Many women suffer from multiple challenges in the workforce. From sexual harassment to inequality, women are constantly struggling to find their place. They rarely feel comfortable, respected and valued in the workplace. The cyber security industry is no different, as women are compelled to be much more accomplished than men for their rights of equality. These challenges are what gives people the misconception that cyber security is not an ideal industry for women.
The delusion that cyber security is a male exclusive domain roots from the societal stereotype that Computer Science and Information Technology are subjects better suited for boys than girls, leaning girls away from technical professions. This stereotype was embedded into young girls despite the fact that they scored just as well (or sometimes better) in these subjects as boys did. Societal notions continue to influence teenage girls to form opinions about their place in the world that greatly limit their career choices in the future.
With the media’s focus on positive changes and the inclusion of women in multiple industries, females have taken the initiative to defy gender norms and put an end to such stereotypes. The 2017 Global Information Security Workforce Study showed that women represent about 50% of the global population but only 11% of the cybersecurity workforce, despite having higher levels of education than men overall. The study by Frost and Sullivan stated that women in North America represent a mere 14% of the total cybersecurity workforce, while in Europe, it is up to 7% and in the Middle East, it touches up to only 5%.
However, it should be noted that there are more women in the cyber security industry than one might think. The (ISC)2 Workforce Report claims that 52% of women hold advanced degrees in cyber security compared to 44% in men. The report also states that 1 in 4 people are women across the cyber security workforce. The numbers are perpetually increasing as the 2017 (ISC)2 Workforce Report said 11% of the global information security workforce is female, whereas the number stated in the 2019 report increased to 24%.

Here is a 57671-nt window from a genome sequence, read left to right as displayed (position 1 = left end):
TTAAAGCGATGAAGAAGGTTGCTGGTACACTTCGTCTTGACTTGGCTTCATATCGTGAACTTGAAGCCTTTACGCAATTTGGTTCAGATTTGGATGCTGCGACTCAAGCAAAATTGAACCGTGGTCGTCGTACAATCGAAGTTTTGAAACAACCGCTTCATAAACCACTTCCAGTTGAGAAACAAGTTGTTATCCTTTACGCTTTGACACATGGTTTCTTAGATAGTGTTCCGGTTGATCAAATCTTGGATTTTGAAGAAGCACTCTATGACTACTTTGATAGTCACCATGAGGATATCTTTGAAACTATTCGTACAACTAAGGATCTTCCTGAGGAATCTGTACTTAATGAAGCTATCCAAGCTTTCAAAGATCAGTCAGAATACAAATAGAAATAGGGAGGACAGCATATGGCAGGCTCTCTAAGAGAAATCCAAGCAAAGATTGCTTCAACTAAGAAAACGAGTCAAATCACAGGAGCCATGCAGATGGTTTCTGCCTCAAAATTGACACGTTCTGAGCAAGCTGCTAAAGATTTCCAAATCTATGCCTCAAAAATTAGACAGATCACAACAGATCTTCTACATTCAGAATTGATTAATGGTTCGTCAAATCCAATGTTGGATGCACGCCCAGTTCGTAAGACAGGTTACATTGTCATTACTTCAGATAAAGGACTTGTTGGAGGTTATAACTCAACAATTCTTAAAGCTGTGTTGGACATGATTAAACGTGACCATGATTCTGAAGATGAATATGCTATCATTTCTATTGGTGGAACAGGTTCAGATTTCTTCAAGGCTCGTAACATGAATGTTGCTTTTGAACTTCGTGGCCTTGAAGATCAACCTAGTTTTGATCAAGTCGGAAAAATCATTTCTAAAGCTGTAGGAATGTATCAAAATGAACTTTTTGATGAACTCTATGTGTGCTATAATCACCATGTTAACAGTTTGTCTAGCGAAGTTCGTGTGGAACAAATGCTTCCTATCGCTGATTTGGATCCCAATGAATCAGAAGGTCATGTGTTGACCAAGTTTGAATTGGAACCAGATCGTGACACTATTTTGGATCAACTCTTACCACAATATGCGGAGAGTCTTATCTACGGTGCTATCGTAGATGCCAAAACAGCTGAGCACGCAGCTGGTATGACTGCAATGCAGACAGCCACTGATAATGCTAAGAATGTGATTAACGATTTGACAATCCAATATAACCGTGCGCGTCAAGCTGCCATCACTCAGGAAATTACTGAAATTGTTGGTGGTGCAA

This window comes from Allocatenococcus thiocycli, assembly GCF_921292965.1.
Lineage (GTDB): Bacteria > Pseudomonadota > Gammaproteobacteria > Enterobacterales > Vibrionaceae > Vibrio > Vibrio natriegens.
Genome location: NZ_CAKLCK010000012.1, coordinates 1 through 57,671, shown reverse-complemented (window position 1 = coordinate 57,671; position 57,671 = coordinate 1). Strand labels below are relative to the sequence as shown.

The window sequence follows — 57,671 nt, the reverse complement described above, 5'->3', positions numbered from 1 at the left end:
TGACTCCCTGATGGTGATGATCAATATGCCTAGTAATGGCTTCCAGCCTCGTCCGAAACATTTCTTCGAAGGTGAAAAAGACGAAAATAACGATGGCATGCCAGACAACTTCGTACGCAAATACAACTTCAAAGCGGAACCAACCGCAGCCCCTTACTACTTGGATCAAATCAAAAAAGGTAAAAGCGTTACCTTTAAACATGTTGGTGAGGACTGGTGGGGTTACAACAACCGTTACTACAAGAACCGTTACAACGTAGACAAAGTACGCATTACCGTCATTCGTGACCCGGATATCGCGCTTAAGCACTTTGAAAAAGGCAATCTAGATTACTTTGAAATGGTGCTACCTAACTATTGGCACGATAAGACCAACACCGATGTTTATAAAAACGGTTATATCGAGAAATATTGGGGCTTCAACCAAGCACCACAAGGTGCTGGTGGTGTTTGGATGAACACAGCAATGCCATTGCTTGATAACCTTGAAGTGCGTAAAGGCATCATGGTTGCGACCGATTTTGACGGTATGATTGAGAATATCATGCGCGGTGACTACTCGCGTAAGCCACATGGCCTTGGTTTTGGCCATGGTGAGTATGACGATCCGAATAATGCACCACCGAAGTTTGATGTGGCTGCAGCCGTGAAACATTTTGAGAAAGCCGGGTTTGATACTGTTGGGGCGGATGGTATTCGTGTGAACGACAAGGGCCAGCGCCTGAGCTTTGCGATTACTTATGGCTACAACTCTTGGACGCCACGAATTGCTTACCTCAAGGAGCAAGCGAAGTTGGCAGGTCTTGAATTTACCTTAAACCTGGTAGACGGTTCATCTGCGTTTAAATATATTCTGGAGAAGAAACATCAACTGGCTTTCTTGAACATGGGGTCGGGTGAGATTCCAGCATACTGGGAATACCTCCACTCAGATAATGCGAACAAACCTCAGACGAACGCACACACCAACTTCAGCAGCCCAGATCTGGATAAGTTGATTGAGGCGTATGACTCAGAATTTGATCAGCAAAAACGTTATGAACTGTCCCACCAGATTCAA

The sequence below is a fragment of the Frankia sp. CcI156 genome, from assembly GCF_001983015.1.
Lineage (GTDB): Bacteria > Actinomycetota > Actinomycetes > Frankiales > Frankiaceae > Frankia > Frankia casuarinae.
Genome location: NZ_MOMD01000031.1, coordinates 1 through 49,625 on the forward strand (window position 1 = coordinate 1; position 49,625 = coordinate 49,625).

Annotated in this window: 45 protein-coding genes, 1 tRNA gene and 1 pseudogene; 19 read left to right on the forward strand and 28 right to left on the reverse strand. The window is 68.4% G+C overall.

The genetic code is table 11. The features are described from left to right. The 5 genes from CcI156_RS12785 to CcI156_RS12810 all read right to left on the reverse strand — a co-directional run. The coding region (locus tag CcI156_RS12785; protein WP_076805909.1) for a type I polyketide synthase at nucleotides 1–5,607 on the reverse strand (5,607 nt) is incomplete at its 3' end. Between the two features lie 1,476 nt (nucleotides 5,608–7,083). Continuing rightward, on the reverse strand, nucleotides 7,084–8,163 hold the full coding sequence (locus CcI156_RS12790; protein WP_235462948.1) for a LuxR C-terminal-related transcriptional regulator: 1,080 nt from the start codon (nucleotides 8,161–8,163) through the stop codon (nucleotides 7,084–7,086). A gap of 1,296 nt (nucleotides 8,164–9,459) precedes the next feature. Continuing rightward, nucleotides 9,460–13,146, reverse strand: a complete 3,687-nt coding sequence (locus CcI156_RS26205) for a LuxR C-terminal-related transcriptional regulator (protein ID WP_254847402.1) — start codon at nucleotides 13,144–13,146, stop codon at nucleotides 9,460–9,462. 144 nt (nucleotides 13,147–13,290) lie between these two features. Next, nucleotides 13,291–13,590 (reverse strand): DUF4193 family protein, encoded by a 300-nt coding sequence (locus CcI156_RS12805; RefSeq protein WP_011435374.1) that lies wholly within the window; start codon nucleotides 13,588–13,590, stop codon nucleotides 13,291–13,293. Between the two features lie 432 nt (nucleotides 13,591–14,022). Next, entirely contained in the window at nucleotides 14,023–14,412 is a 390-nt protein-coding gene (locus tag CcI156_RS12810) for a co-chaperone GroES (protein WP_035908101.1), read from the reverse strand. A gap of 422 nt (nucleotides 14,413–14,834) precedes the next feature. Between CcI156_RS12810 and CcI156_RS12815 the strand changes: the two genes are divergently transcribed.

With the rise of women in cyber security, it should be noted that women are actually better in some aspects of cyber security than men. A study by NordPass showed that 43% of women always use a unique password for online store accounts, 57% for banks and other financial institutions. Half have unique passwords for personal email and 38% for communication apps. In comparison, just 36% of men use unique passwords for online stores, half for bank and other financial accounts, 42% for personal email and 31% for communication apps. It has also been proven that women spot changing patterns of behaviour easily, especially when something doesn’t intuitively feel right. They tend not to fall for attacks that are being created just for men, and being compliant with rules, they’ve been found to embrace organisational controls and technology much more than men.
Shannon Lietz, DevSecOps, leader of Intuit says:
“Cybersecurity is an art of problem-solving, and you need a lot of people looking at that problem from different points of view to arrive at a really comprehensive solution. Currently, there’s an incredible dearth of women globally who could participate.”
As the number of women in cyber security continues to rise, the future generation of young girls should also be encouraged to pursue this field. Today, there are many organisations in cyber security that promote women in the industry including Women’s Society of Cyberjutsu (WSC), Women in Cyber Security (WiCyS), and Executive Women’s Forum on Information Security, Risk Management and Security (EWF). They also conduct annual conventions to get members together to discuss women’s issues in cyber security, as well as topics impacting the industry as a whole.
Furthermore, the Girl Scouts of America has begun offering a cyber security merit badge to incentivize young girls to expose themselves to and excel at cyber security. The Girl Scouts Research Institute published a report in 2019 called “Decoding the Digital Girl: Defining and Supporting Girls’ Digital Leadership.” It discusses how girls are using their digital experiences to improve their lives, their communities, and the world.
Therefore, it is evident that cyber security is not a male exclusive domain. As the years go by, more women are entering the cyber security workforce, reducing the gender gap greatly. In order to maintain the rise of women in the industry, it is vital that societal stereotypes are abolished and girls are encouraged to pursue their higher education in this field.